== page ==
Mobile marketing offers ROI for pharma firms

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Mobile devices are a promising medium for marketers. The majority of Americans own a cell phone, they carry them everywhere and the phones themselves provide increasingly rich media capabilities - graphics, video and wireless Web access. As a recent USA Today article noted, "With readers fleeing newspapers and TV viewers zapping past commercials, advertisers are turning to the one device consumers can't seem to escape: their cellphones."

Physicians are among the earliest and most enthusiastic adopters of mobile devices, such as personal digital assistants (PDAs) and smartphones. These devices help physicians keep track of patient information and find quick answers to a wide variety of clinical questions ranging from "Does drug X interact with drug Y?" to "Is this lab test value abnormal?"

As a result, nearly 60 percent of physicians in the United States use a PDA to reference important clinical information, stay current on medical developments and manage schedules and contacts.

Pharmaceutical companies have achieved tremendous returns by using mobile marketing to reach busy physicians. As marketing professionals begin to leverage the power of this new medium, they can learn from the pharmaceutical industry, which has been at the forefront of mobile marketing for the past five years.

Early attempts at mobile marketing were met with resistance from physicians. The first pilot marketing programs were grainy, small-screen adaptations of pre-existing Web programs. Because of the small screen size and slow loading times, physicians found the sponsor's logos to be interruptive and annoying. To maintain usage, pharmaceutical marketers learned that their programs needed to be useful and interesting for physicians.

Luckily for pharmaceutical marketers, physicians are a highly educated group and usually in want of more education. In addition to the seven-plus years physicians spend in post-graduate training, most states require a minimum of 20 to 50 hours of accredited continuing medical education (CME) per year.

By sponsoring third-party accredited mobile CME courses, pharmaceutical companies offered physicians a convenient on-the-go way of earning their CME credits. Today, physicians can stay sharp in their specialty by simply reading articles and answering quizzes on their phones.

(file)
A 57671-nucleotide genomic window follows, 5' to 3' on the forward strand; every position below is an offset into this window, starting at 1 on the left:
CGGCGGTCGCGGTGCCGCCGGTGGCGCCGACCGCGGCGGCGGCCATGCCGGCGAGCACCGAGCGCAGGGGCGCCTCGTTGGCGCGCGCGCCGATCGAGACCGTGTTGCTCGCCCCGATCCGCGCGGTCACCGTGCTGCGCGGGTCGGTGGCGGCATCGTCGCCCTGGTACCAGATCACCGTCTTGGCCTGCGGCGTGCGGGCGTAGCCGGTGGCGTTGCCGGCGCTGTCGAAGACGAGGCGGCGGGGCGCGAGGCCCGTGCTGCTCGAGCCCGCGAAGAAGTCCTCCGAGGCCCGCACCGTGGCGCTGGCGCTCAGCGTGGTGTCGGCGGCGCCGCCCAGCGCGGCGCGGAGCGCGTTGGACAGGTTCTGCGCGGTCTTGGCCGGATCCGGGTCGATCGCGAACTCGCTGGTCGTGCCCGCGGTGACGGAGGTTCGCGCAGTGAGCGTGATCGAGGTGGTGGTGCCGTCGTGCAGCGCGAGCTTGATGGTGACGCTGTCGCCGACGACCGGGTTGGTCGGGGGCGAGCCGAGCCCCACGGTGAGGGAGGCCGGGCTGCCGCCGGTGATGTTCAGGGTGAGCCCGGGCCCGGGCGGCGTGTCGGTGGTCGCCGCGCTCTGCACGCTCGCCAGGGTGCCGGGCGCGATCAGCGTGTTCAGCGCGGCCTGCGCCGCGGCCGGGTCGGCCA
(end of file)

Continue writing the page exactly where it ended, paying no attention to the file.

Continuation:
In a similar fashion, third-party clinical news services also became popular among physicians. By registering for news of interest in their specialty or geography, physicians could receive short synopses of clinical news to their phone and request full articles via e-mail, if interested.

In this way, physicians stay up-to-date on recent developments in their area and can better address any hot clinical news topics or questions with their patients. Sponsorship of these mobile news alert channels have became popular among pharmaceutical marketers. Indeed, 18 of the top 20 pharmaceutical companies have completed such programs.

Mobile computers have redefined the meaning of personalization. Cell phones are uniquely personal devices that, unlike TVs or computers, are rarely shared by their owners. For marketers, this provides new opportunities for personalized messaging and return on investment measurement.

In pharmaceuticals, personalized messaging has long been a core component of the successful selling of complex products.

For example, a drug advertisement in a specialized journal for interventional cardiologists has a different message than a similar advertisement in a nursing publication. In the same way, pharmaceutical sales representations are trained to "tune" their customer message based on a number of other customer variables including medical specialty, age, geography, competitive market share and relevant insurance plan coverage.

Since the pharmaceutical industry collects data on each prescription a physician writes, such targeting and customized messaging can be quite sophisticated.

For example, a physician who prefers competitor X for its safety may get a message about the safety of the product. A physician who prefers competitor Y for its easy dosing may get a message about dosing. Since much is known about each phone owner, mobile marketing allows for personalized messaging.

Marketing ROI has always been tricky to prove. With traditional broadcast media, marketers had to rely on rough circulation counts or third-party ratings surveys to measure the reach of their advertisements. The Internet improved upon this significantly by tracking which articles and advertisements were actually read, how many unique visitors saw each, and how many took action.

But the Web has typically fallen short in identifying who is actually viewing them. Most Web sites track relatively anonymous "unique visitor" counts.

Mobile marketing programs use many of the same activity metrics that online programs track - e-mail request rates, program completions. However, these devices require a fair amount of profile information and generally aren't shared between users. It's much easier to track promotional activity and link that to subsequent user behavior. For pharmaceutical marketers, this means they can link promotional activity directly to individual, physician-level prescription trends.

While mobile marketing has clearly worked for the unique dynamics of the pharmaceutical industry, the broader use of mobile marketing is still limited.

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